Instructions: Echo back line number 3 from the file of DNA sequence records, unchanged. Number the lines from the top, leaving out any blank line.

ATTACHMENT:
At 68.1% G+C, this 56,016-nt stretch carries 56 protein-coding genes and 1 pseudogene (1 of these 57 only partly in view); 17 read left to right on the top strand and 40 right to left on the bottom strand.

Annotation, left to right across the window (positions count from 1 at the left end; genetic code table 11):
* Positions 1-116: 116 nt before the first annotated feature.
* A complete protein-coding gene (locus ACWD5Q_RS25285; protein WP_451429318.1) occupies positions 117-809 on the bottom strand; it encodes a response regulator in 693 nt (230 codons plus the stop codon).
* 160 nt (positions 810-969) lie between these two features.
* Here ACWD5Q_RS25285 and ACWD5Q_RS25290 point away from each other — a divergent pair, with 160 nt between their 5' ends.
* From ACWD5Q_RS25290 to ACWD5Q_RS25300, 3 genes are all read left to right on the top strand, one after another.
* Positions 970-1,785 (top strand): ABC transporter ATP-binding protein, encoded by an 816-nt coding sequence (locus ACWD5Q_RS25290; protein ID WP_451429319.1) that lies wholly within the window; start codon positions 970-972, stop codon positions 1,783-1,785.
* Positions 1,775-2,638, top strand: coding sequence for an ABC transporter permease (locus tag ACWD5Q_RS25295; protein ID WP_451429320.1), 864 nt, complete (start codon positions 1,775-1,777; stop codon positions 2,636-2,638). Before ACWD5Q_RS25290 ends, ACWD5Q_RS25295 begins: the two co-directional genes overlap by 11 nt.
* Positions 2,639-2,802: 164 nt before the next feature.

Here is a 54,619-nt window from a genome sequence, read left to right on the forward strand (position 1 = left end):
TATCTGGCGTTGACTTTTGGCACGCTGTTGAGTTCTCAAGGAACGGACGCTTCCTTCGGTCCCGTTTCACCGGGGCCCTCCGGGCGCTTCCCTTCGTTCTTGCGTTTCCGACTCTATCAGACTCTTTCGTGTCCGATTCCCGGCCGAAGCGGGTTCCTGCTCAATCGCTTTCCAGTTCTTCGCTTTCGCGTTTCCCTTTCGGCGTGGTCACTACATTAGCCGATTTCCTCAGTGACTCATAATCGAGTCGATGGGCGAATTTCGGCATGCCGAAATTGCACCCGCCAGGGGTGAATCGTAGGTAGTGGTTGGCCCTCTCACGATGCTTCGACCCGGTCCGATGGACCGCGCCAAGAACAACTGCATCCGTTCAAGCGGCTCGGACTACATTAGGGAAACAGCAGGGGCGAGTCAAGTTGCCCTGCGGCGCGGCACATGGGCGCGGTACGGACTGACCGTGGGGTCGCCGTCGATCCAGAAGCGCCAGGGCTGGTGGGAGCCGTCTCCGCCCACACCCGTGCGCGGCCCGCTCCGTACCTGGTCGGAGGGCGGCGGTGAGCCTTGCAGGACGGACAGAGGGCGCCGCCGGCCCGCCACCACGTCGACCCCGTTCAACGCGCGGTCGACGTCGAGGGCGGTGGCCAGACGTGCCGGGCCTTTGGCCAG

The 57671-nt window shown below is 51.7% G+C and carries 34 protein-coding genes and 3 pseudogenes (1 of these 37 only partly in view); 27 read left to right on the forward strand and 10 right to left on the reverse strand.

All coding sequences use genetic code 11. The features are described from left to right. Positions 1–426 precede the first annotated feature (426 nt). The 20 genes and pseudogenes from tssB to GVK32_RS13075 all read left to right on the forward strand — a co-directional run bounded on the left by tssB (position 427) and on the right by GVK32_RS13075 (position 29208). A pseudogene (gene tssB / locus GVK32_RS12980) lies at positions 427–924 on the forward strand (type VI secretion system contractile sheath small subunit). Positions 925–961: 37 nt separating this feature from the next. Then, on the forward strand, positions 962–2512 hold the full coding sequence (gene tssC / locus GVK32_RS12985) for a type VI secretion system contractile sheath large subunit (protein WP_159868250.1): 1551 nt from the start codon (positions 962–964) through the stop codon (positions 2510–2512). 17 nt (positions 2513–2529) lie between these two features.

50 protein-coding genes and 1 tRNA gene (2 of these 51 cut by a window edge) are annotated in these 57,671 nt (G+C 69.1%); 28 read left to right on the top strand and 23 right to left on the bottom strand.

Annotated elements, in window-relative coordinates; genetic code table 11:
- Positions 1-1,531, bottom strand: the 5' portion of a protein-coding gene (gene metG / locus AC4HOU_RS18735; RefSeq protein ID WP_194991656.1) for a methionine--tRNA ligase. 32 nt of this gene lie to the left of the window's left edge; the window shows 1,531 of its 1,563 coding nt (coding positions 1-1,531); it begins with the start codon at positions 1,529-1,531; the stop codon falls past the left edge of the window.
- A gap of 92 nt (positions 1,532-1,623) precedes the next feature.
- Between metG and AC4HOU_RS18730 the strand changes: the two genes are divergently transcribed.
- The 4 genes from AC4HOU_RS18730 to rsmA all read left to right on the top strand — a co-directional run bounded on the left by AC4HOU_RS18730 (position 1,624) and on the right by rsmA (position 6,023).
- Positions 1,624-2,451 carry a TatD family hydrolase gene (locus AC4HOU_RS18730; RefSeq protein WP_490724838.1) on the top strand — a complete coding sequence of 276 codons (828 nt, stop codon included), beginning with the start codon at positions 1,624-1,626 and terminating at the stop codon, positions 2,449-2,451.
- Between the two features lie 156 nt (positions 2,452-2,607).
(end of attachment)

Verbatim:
* Positions 1-116: 116 nt before the first annotated feature.